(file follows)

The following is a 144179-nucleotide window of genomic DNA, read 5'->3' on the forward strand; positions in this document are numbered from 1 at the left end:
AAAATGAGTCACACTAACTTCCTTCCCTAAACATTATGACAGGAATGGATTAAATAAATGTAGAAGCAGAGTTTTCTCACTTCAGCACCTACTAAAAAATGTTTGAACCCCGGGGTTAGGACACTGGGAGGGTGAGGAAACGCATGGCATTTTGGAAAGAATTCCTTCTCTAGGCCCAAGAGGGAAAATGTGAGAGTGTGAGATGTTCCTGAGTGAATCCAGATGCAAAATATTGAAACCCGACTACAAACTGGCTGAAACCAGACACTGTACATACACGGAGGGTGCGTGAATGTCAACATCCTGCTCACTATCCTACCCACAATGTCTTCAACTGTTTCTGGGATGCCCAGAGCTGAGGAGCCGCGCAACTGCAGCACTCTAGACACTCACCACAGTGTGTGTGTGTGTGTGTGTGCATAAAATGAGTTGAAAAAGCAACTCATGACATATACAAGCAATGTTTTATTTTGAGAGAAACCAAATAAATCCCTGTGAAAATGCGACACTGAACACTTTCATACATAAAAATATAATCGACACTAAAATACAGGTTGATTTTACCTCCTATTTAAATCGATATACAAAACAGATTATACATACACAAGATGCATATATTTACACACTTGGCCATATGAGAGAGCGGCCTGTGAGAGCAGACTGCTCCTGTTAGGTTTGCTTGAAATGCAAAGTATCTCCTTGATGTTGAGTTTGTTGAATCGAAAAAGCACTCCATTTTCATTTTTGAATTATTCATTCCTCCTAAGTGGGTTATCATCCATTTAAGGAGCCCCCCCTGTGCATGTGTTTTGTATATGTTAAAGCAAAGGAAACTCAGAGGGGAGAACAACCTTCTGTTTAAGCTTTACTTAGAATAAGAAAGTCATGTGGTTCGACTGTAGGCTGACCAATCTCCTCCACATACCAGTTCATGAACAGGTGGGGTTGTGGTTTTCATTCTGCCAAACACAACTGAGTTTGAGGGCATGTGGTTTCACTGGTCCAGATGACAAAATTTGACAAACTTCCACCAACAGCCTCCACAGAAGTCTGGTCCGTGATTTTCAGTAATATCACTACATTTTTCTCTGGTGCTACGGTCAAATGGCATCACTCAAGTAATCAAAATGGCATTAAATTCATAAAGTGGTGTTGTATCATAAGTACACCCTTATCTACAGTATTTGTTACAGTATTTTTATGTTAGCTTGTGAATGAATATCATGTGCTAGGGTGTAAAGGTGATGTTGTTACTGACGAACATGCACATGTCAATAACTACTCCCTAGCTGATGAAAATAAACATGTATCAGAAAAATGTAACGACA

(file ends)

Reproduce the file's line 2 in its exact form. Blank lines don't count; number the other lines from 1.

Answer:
AAAATGAGTCACACTAACTTCCTTCCCTAAACATTATGACAGGAATGGATTAAATAAATGTAGAAGCAGAGTTTTCTCACTTCAGCACCTACTAAAAAATGTTTGAACCCCGGGGTTAGGACACTGGGAGGGTGAGGAAACGCATGGCATTTTGGAAAGAATTCCTTCTCTAGGCCCAAGAGGGAAAATGTGAGAGTGTGAGATGTTCCTGAGTGAATCCAGATGCAAAATATTGAAACCCGACTACAAACTGGCTGAAACCAGACACTGTACATACACGGAGGGTGCGTGAATGTCAACATCCTGCTCACTATCCTACCCACAATGTCTTCAACTGTTTCTGGGATGCCCAGAGCTGAGGAGCCGCGCAACTGCAGCACTCTAGACACTCACCACAGTGTGTGTGTGTGTGTGTGTGCATAAAATGAGTTGAAAAAGCAACTCATGACATATACAAGCAATGTTTTATTTTGAGAGAAACCAAATAAATCCCTGTGAAAATGCGACACTGAACACTTTCATACATAAAAATATAATCGACACTAAAATACAGGTTGATTTTACCTCCTATTTAAATCGATATACAAAACAGATTATACATACACAAGATGCATATATTTACACACTTGGCCATATGAGAGAGCGGCCTGTGAGAGCAGACTGCTCCTGTTAGGTTTGCTTGAAATGCAAAGTATCTCCTTGATGTTGAGTTTGTTGAATCGAAAAAGCACTCCATTTTCATTTTTGAATTATTCATTCCTCCTAAGTGGGTTATCATCCATTTAAGGAGCCCCCCCTGTGCATGTGTTTTGTATATGTTAAAGCAAAGGAAACTCAGAGGGGAGAACAACCTTCTGTTTAAGCTTTACTTAGAATAAGAAAGTCATGTGGTTCGACTGTAGGCTGACCAATCTCCTCCACATACCAGTTCATGAACAGGTGGGGTTGTGGTTTTCATTCTGCCAAACACAACTGAGTTTGAGGGCATGTGGTTTCACTGGTCCAGATGACAAAATTTGACAAACTTCCACCAACAGCCTCCACAGAAGTCTGGTCCGTGATTTTCAGTAATATCACTACATTTTTCTCTGGTGCTACGGTCAAATGGCATCACTCAAGTAATCAAAATGGCATTAAATTCATAAAGTGGTGTTGTATCATAAGTACACCCTTATCTACAGTATTTGTTACAGTATTTTTATGTTAGCTTGTGAATGAATATCATGTGCTAGGGTGTAAAGGTGATGTTGTTACTGACGAACATGCACATGTCAATAACTACTCCCTAGCTGATGAAAATAAACATGTATCAGAAAAATGTAACGACA